The Scientific Revolution

The Scientific Revolution

Aspirations and Achievements, 1500-1700

By James R. Jacob; Morton L. Schagrin (Editor); Michael Ruse (Editor)

Humanity Books, Paperback, 9781573925464, 166pp.

Publication Date: March 1, 1998

Description
An introduction to a large and complicated subject, which has come to be called the Scientific Revolution, this book refers to the fundamental changes in our understanding of the natural world that occurred in the sixteenth and seventeenth centuries. These changes led to a rejection of ancient and medieval thinking about the universe in favor of the new thinking that gave birth to modern science.
Professor Jacob does not pretend to tell the whole story of this momentous transformation, which is perhaps more important than any other in modern history. But he does highlight and survey what are often considered to be the six principal developments associated with this shift from old to new science. The six changes are: first, the abandonment of an ancient Greek picture of an earth-centered universe and its replacement by the modern picture of a solar system surrounded by an enormous universe; second, the gradual rejection of the Aristotelian binary physics in favor of the modern physics of universal forces; third, a medical revolution that culminated in the discovery of the circulation of the blood, and put animal (and human) physiology on a new foundation; fourth, the shift from an Aristotelian theory of knowledge to a modern skepticism; fifth, the development of new methods for establishing scientific certainty; and, finally, the founding of the world's first national, government-sponsored scientific societies for promoting research, spreading scientific knowledge, and stimulating inquiry.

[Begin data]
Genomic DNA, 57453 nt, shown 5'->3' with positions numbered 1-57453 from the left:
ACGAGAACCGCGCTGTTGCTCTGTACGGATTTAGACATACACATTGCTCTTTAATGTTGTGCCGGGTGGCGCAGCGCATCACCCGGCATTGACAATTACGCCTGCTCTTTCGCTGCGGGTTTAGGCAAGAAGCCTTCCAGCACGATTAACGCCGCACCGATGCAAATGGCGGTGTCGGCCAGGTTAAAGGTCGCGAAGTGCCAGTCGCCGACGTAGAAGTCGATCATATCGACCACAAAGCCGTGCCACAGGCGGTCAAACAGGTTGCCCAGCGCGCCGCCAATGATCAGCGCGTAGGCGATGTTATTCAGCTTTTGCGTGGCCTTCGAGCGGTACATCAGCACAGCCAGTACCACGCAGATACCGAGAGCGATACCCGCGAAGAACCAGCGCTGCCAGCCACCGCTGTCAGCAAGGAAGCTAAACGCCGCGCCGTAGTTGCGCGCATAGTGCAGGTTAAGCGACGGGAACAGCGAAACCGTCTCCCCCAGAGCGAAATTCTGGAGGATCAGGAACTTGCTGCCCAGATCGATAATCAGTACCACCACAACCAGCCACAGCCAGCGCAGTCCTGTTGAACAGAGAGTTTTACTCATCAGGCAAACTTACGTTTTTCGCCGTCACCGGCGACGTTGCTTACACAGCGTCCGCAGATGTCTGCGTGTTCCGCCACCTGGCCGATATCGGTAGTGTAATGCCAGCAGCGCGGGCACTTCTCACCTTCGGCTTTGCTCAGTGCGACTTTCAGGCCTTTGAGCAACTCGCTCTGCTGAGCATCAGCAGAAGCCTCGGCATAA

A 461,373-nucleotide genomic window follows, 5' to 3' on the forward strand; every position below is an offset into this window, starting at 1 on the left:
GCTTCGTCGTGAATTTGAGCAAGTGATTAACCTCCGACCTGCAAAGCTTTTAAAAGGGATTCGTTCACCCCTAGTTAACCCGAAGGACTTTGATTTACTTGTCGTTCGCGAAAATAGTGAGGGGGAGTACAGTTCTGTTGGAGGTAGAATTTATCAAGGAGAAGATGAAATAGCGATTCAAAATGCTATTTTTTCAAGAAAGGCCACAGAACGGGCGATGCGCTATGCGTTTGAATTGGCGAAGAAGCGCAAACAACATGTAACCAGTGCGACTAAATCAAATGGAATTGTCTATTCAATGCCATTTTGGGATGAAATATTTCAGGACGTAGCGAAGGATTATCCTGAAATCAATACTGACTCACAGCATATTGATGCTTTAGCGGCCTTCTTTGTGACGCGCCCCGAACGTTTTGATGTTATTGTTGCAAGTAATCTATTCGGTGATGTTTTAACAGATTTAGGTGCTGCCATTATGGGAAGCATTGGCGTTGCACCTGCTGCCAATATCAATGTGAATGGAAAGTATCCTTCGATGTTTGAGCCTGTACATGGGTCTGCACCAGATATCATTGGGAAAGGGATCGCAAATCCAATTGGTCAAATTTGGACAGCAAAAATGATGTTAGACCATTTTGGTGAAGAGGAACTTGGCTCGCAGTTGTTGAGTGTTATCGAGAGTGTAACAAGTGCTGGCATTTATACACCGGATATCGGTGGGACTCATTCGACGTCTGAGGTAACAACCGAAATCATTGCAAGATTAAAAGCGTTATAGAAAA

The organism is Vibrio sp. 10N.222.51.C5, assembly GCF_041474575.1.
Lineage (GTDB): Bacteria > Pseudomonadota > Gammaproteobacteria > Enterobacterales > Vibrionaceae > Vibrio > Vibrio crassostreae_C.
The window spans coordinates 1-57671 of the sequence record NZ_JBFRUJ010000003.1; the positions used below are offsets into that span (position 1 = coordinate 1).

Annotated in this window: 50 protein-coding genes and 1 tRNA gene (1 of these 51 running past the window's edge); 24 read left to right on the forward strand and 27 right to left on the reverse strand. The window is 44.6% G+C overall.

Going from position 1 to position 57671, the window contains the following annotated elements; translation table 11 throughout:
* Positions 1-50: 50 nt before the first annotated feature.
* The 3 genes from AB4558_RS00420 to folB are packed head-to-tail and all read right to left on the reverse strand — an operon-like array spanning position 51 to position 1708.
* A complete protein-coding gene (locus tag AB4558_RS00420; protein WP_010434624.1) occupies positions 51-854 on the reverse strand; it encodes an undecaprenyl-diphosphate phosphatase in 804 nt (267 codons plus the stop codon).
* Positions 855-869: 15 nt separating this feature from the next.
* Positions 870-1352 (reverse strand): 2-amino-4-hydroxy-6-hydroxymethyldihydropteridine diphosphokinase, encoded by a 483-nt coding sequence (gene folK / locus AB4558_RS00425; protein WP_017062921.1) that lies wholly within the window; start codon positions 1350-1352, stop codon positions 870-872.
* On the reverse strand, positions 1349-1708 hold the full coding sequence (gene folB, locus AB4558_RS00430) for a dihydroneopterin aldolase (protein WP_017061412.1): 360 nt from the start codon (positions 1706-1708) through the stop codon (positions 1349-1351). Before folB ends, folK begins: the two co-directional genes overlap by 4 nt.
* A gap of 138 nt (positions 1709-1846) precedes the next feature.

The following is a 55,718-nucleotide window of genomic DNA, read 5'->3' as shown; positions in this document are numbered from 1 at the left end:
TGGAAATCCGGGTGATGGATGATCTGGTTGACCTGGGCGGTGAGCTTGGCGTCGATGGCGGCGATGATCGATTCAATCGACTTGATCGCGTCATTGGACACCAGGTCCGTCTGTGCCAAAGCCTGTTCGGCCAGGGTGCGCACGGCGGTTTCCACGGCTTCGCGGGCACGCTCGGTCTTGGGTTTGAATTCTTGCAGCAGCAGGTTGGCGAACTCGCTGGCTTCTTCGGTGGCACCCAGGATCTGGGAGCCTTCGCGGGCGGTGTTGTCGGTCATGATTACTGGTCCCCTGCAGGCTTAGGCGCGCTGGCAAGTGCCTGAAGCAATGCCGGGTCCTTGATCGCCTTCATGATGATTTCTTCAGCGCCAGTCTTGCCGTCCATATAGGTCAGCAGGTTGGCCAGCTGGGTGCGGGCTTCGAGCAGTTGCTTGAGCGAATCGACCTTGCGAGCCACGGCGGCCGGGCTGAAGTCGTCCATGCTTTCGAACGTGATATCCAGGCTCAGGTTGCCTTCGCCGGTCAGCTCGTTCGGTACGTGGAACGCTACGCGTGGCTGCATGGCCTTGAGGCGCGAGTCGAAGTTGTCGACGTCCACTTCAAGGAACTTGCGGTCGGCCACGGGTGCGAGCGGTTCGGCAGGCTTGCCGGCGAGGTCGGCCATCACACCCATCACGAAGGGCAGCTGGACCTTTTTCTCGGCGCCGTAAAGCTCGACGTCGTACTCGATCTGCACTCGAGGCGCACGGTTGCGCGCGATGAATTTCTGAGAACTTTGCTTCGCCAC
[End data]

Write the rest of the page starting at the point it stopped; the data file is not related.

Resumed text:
About the Author




Michael Ruse is the Lucyle T. Werkmeister Professor of Philosophy and Director of the Program in the History and Philosophy of Science at Florida State University. Author and editor of numerous books, most recently Darwinism and its Discontents and The Cambridge Companion to the 'Origin of Species' (with Robert Richards), he has been a Herbert Spencer Lecturer at Oxford University, a Gifford Lecturer at the University of Glasgow, and Reynolds Lecturer at Baylor University. He is a Fellow of the Royal Society of Canada and of the American Association for the Advancement of Science and the recipient of three honorary degrees.